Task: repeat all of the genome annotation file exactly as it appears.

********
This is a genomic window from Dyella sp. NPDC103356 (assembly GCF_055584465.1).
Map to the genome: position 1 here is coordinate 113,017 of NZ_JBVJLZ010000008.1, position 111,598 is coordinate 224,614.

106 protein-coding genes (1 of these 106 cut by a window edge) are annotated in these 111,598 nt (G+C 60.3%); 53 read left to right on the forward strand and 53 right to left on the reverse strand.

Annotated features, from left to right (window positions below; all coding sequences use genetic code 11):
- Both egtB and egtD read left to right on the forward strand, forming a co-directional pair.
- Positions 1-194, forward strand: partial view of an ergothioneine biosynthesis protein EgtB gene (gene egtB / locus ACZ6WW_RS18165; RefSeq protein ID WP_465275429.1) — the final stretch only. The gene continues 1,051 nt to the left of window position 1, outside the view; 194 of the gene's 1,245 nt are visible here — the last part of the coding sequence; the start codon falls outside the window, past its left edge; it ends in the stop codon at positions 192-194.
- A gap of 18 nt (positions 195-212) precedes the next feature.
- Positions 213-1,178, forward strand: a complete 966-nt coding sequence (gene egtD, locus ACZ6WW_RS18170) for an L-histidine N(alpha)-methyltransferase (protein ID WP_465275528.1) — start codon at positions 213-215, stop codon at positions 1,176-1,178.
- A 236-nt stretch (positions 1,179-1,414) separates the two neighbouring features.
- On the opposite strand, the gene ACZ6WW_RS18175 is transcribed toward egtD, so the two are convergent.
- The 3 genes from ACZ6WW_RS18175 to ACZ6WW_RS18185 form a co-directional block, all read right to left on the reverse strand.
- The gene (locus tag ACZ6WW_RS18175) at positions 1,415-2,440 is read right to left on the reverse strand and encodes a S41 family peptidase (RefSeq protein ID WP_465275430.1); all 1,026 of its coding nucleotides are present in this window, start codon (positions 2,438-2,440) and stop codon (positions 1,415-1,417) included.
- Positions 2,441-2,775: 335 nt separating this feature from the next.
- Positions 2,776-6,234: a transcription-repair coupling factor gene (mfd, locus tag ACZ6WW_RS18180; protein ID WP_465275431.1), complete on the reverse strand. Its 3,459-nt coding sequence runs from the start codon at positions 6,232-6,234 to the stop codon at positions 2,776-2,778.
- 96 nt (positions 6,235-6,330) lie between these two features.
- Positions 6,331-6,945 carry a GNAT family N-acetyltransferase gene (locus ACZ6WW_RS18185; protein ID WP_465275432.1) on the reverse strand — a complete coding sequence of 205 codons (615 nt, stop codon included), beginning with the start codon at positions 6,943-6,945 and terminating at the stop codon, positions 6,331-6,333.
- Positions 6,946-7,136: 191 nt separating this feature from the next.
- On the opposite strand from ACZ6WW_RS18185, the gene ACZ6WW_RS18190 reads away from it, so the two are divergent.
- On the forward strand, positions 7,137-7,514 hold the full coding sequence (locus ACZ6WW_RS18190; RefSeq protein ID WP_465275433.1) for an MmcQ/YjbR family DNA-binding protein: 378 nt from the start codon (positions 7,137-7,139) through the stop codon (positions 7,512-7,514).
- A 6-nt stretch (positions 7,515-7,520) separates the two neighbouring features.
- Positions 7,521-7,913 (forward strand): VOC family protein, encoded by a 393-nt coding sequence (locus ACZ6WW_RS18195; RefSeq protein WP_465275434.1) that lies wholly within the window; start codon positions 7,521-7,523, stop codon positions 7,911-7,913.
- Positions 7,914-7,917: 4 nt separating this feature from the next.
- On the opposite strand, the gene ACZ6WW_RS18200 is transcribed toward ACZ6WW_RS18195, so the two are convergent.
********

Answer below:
This is a genomic window from Dyella sp. NPDC103356 (assembly GCF_055584465.1).
Map to the genome: position 1 here is coordinate 113,017 of NZ_JBVJLZ010000008.1, position 111,598 is coordinate 224,614.

106 protein-coding genes (1 of these 106 cut by a window edge) are annotated in these 111,598 nt (G+C 60.3%); 53 read left to right on the forward strand and 53 right to left on the reverse strand.

Annotated features, from left to right (window positions below; all coding sequences use genetic code 11):
- Both egtB and egtD read left to right on the forward strand, forming a co-directional pair.
- Positions 1-194, forward strand: partial view of an ergothioneine biosynthesis protein EgtB gene (gene egtB / locus ACZ6WW_RS18165; RefSeq protein ID WP_465275429.1) — the final stretch only. The gene continues 1,051 nt to the left of window position 1, outside the view; 194 of the gene's 1,245 nt are visible here — the last part of the coding sequence; the start codon falls outside the window, past its left edge; it ends in the stop codon at positions 192-194.
- A gap of 18 nt (positions 195-212) precedes the next feature.
- Positions 213-1,178, forward strand: a complete 966-nt coding sequence (gene egtD, locus ACZ6WW_RS18170) for an L-histidine N(alpha)-methyltransferase (protein ID WP_465275528.1) — start codon at positions 213-215, stop codon at positions 1,176-1,178.
- A 236-nt stretch (positions 1,179-1,414) separates the two neighbouring features.
- On the opposite strand, the gene ACZ6WW_RS18175 is transcribed toward egtD, so the two are convergent.
- The 3 genes from ACZ6WW_RS18175 to ACZ6WW_RS18185 form a co-directional block, all read right to left on the reverse strand.
- The gene (locus tag ACZ6WW_RS18175) at positions 1,415-2,440 is read right to left on the reverse strand and encodes a S41 family peptidase (RefSeq protein ID WP_465275430.1); all 1,026 of its coding nucleotides are present in this window, start codon (positions 2,438-2,440) and stop codon (positions 1,415-1,417) included.
- Positions 2,441-2,775: 335 nt separating this feature from the next.
- Positions 2,776-6,234: a transcription-repair coupling factor gene (mfd, locus tag ACZ6WW_RS18180; protein ID WP_465275431.1), complete on the reverse strand. Its 3,459-nt coding sequence runs from the start codon at positions 6,232-6,234 to the stop codon at positions 2,776-2,778.
- 96 nt (positions 6,235-6,330) lie between these two features.
- Positions 6,331-6,945 carry a GNAT family N-acetyltransferase gene (locus ACZ6WW_RS18185; protein ID WP_465275432.1) on the reverse strand — a complete coding sequence of 205 codons (615 nt, stop codon included), beginning with the start codon at positions 6,943-6,945 and terminating at the stop codon, positions 6,331-6,333.
- Positions 6,946-7,136: 191 nt separating this feature from the next.
- On the opposite strand from ACZ6WW_RS18185, the gene ACZ6WW_RS18190 reads away from it, so the two are divergent.
- On the forward strand, positions 7,137-7,514 hold the full coding sequence (locus ACZ6WW_RS18190; RefSeq protein ID WP_465275433.1) for an MmcQ/YjbR family DNA-binding protein: 378 nt from the start codon (positions 7,137-7,139) through the stop codon (positions 7,512-7,514).
- A 6-nt stretch (positions 7,515-7,520) separates the two neighbouring features.
- Positions 7,521-7,913 (forward strand): VOC family protein, encoded by a 393-nt coding sequence (locus ACZ6WW_RS18195; RefSeq protein WP_465275434.1) that lies wholly within the window; start codon positions 7,521-7,523, stop codon positions 7,911-7,913.
- Positions 7,914-7,917: 4 nt separating this feature from the next.
- On the opposite strand, the gene ACZ6WW_RS18200 is transcribed toward ACZ6WW_RS18195, so the two are convergent.